"Say Goodbye" has Chris Brown singing: "There's never a right time to say goodbye / But I gotta make the first move / 'Cause if I don't you gonna start hating me / Cause I really don't feel the way I once felt about you."
Not satisfied in my quest, , I turned to Isabella Snow's "Top 25 Break Up Songs", which includes: "Ain't No Sunshine When She's Gone" (Bill Withers); "Don't Think Twice" (Bob Dylan); "These Boots Are Made For Walking" (Nancy Sinatra); "Lonely Avenue (Ray Charles)'; "Missing You" (John Waite).
There are plenty of break up songs to choose from. But, is it really over between Obama and me?
Given the choice we'll be faced with in November 2012, and paraphrasing The Tempos 1959 summer hiatus song, "See You In September," I'm pretty sure I'll be seeing you in November ... but, in the words of B.B. King, "The Thrill is Gone."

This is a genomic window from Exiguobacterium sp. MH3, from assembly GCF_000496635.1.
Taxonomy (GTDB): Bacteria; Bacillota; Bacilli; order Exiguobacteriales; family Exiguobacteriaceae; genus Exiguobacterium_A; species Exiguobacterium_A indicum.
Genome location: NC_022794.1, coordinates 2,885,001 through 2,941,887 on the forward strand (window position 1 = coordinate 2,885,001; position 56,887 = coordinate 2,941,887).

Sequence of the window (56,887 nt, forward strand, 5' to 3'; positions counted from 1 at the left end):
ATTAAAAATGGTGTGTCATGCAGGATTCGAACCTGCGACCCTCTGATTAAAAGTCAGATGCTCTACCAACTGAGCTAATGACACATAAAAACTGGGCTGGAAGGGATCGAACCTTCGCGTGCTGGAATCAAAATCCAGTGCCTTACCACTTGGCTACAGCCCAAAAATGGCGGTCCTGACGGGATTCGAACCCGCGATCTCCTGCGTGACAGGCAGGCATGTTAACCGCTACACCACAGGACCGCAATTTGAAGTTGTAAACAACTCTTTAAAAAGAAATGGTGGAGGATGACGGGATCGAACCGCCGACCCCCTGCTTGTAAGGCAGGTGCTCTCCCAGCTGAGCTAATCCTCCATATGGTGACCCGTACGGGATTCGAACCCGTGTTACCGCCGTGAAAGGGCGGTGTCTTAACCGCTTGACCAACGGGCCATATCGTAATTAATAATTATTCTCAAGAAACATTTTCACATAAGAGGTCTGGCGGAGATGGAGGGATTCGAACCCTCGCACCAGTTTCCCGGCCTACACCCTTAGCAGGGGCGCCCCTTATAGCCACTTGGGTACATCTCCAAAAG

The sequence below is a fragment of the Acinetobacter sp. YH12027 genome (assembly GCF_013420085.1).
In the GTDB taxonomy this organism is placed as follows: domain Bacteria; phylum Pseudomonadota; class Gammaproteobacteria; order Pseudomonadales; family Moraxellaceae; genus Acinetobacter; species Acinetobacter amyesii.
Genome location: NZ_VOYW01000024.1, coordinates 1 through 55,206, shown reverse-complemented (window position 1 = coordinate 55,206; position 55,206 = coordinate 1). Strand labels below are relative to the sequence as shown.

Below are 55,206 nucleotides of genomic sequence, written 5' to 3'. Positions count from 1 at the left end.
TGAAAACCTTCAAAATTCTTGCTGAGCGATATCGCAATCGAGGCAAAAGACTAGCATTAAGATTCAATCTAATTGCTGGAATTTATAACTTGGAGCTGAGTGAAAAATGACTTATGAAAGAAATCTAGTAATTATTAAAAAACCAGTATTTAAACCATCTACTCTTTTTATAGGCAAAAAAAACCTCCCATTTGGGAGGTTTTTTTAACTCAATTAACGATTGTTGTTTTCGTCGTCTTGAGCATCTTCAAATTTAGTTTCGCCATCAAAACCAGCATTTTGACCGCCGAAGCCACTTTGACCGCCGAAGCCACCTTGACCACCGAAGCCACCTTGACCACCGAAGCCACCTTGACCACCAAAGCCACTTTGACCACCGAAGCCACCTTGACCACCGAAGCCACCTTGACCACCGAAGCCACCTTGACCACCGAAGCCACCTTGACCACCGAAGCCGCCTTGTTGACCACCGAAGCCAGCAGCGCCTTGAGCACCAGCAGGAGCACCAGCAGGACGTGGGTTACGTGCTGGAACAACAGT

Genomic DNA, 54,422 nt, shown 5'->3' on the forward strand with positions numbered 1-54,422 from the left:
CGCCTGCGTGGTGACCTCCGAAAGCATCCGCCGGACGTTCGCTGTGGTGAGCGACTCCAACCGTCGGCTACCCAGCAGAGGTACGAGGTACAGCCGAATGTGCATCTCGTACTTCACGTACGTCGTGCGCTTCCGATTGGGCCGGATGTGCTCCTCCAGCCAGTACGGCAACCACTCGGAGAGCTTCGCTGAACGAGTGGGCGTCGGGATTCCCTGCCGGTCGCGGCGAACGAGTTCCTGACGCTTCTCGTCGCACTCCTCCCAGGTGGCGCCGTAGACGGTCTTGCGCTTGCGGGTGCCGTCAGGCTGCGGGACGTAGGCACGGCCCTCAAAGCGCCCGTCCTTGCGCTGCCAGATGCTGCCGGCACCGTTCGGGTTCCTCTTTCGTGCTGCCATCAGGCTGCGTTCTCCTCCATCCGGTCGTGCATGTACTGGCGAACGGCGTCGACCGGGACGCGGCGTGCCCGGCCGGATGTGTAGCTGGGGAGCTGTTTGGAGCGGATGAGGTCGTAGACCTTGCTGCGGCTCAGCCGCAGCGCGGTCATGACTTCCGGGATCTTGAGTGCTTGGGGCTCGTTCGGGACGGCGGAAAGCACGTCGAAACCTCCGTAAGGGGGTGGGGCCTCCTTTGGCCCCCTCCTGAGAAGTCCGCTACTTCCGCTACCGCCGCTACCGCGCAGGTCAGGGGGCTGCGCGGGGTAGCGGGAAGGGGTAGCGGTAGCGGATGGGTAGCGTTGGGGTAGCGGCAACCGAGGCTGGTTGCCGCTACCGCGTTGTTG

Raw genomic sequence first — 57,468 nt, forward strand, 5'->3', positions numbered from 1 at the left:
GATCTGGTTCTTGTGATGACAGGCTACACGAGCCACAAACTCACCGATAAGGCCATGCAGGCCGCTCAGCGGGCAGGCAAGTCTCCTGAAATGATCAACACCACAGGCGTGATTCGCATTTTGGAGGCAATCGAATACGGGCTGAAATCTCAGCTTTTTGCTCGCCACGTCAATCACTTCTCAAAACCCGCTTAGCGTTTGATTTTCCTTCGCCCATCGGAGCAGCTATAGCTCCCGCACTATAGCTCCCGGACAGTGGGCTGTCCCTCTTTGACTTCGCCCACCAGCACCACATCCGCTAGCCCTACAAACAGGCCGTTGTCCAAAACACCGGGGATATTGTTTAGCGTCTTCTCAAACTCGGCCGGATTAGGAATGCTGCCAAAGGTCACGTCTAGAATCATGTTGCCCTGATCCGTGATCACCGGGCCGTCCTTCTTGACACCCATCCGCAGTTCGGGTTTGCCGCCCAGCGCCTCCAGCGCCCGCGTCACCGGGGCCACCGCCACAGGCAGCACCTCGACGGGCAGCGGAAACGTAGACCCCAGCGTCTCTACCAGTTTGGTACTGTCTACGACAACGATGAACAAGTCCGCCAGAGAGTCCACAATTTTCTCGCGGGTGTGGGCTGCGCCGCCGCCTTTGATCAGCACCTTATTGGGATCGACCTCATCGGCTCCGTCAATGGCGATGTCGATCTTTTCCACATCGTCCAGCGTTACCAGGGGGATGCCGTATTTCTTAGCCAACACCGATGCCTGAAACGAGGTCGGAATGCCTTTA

ENDS

Next in Comment

Forgetting Citizenship: Australia Suspends Flights From India
By: Binoy Kampmark
UK spy chief: “The west has to go it alone on tech"
By: Digitl
From Five Eyes To Six? Japan’s Push To Join The West’s Intelligence Alliance
By: The Conversation
Without The Right Financial Strategies, NZ’s Climate Change Efforts Will Remain Unfinished Business
By: The Conversation
Does Petroleum Industry Spying Really Matter?
By: Dr Terrence Loomis
Mixed Sight: New Zealand, The Five Eyes And China
By: Binoy Kampmark
View as: DESKTOP | MOBILE © Scoop Media